Here are some safe-for-work selections from the sequence, but you can read the whole not-safe-for-work thing at this collector’s website.










What’s especially fascinating about the sequence is how seamlessly all the disparate events blend together. My edition of Bianca is in French, and even without knowing much of the language I always had a strong grasp of what was going on and how things were transitioning within the narrative. Truly, this section of Bianca is something to behold, like a great DJ set in which all kinds of disparate elements are remixed and reclaimed in order to create an experience that’s distinctly original. This is one of the real gifts that Crepax had as a storyteller, and a core element in all of his work. He was nothing if not a literary mixologist, presaging in many ways what Alan Moore and Kevin O’Neil do now with their League of Extraordinary Gentlemen.

Other highlights of Bianca are the insane dream montages that occur within the narrative portions. These are where you can find a dialogue with creators and like Toppi and Breccia, and where Crepax lets loose with his brush, playing with texture and form in a way that is completely wild and uninhibited, even in comparison to other Crepax works. There aren’t many comics artists who are interested in these kinds of elements today (Emma Rios is probably the most notable artist even attempting this kind of thing, and in Spider-Man comics, no less), but it’s something you see in this era of the ’60s and ’70s. In particular, from Breccia-influenced Spanish artists or some of the Éric Losfield-produced French comics from the period, such as Saga De Xam by filmmaker Jean Rollin and Nicholas Devil (who no one really knows anything about, and this is the only thing really credited to him) and Kris Kool by Caza. It’s interesting to see Crepax to do it and pull it off with such aplomb, especially given how a lot of the strengths in his work come from his skill with paneling. Panel or no panel, Crepax had a gifted eye for the time and space necessary to work the comics medium to its fullest. He created other montages in Emanuelle and Turn of the Screw and a few in Valentina, but none of them are as exciting as the ones in Bianca. They’re almost un-Crepax when you look at his body of work, which is exactly what makes them so worth studying.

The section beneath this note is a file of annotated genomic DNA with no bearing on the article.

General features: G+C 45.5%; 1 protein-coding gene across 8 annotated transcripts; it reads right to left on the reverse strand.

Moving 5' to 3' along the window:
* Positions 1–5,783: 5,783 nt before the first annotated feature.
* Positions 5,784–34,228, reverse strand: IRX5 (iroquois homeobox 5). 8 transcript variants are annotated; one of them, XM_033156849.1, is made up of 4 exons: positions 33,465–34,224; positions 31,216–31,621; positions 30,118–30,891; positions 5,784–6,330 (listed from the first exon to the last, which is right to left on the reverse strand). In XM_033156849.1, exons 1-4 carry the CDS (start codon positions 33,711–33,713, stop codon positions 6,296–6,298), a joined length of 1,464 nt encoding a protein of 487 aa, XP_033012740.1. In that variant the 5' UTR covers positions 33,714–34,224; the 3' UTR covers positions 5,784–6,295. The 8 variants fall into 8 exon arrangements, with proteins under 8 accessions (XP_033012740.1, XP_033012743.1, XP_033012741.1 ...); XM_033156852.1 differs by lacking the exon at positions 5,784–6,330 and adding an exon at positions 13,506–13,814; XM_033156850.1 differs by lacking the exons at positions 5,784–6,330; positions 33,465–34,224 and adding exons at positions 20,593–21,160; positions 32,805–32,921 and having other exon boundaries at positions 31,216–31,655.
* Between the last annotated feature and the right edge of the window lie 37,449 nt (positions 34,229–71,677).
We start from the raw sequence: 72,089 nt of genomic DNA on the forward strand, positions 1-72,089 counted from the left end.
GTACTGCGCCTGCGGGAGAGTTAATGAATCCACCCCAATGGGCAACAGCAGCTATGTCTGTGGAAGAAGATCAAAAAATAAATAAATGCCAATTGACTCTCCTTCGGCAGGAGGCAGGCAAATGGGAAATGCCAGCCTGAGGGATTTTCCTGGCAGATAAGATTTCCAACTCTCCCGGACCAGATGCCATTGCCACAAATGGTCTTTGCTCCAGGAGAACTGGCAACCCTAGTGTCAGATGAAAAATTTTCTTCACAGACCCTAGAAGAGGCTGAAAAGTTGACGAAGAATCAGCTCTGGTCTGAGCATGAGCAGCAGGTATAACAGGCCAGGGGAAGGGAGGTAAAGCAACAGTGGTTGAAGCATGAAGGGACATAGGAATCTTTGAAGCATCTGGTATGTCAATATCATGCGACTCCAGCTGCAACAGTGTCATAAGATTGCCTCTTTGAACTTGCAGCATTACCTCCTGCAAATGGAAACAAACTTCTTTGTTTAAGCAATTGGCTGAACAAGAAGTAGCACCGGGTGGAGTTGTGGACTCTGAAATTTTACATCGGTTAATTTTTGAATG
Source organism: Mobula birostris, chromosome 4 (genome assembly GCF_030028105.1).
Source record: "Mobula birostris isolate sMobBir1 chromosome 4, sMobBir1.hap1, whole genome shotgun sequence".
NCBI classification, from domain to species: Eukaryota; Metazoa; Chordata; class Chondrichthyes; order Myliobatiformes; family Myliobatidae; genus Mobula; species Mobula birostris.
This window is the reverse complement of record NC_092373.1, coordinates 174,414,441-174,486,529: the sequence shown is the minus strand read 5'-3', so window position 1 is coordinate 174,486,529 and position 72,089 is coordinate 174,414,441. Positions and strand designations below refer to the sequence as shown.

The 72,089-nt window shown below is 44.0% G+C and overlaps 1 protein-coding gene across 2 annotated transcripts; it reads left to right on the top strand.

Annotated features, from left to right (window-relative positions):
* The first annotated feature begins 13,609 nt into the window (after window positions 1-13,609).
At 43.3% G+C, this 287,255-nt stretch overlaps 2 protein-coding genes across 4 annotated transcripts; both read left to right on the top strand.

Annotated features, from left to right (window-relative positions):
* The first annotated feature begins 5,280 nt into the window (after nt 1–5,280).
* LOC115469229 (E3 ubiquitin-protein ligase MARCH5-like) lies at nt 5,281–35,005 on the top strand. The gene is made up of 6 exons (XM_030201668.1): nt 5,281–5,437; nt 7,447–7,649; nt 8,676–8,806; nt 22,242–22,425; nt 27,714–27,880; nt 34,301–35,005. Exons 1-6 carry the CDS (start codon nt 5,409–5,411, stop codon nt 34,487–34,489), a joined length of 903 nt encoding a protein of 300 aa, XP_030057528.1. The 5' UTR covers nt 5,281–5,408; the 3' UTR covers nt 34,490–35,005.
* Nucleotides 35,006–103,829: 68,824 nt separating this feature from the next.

(Of course montage is an interesting concept in comic book form because comics are a medium ostensibly based around time and space as presented in sequence on a page. Usually that’s expressed mainly through paneling, but it’s remarkable when an artist expresses time through perspective and composition rather than solely through panels. I think it really opens up the possibilities of the page and shows the kind of wild liberation that’s possible in the medium. It also invites a dialogue with some of what Gustav Klimt did in his paintings, which also operate on this time/perspective/composition tilt — which loops us back into comics via Bill Sienkiewicz.)

Even in Bianca, there are pages where the paneling is so far out past what most creators today seem capable of conceiving for the page. Here, Crepax becomes almost like Gertrude Stein in the sense that his technique has moved so beyond the grid that it will be years before his influence really catches on, particularly because — as with Stein — some of his more straightforward, less experimental peers like Manara have received much more recognition from American audiences.

This brings us to the real tragedy of Crepax’s work. As I mentioned, my copy of Bianca is in French. American audiences who wish to read Crepax are pretty much limited to chasing overpriced imports of out-of-print books, or performing Google searches and piecing the comics together from there. It’s a pathetic and damning state of affairs for work that is this important and that could potentially shape the visions of so many young creators starting out today.

If you want to bemoan the current state of comics, I think the place to start is with the fact that most North American artists are in a kind of Dark Age with respect to exposure to the masters. Presently you can’t buy work from guys like Crepax and Breccia, and until recently Pratt’s Corto Maltese was out-of-print, as was Toppi’s Sheraz-De (finally coming soon courtesy of Archaia). Even someone as famous as Moebius, who stands with Jack Kirby and Osamu Tezuka on the Mt. Rushmore of comics, is still relatively difficult given the expense and limited edition nature of most of his English-translated catalogue. Yet, these are the artists whose influence shaped an important chunk of the more transgressive 1980s comics for which so many readers are now nostalgic. Frank Miller earns millions for movies based upon Sin City comics he could not have created without artists like Muñoz, Crepax and Breccia. Artists who came up in the ’70s and ’80s had access to these masters, but if you got into comics in the ’90s and beyond, you have very likely never read any of these men’s comics, assuming you’ve even heard of them. We are essentially moving backwards the longer we keep these works away from North American shores.

As I said, one of the reasons I found Bianca the most compelling Crepax comic to write about is because of how many masters he appears to be having an artistic dialogue with on any given page. It is a shame that we can’t have the same dialogue with him today.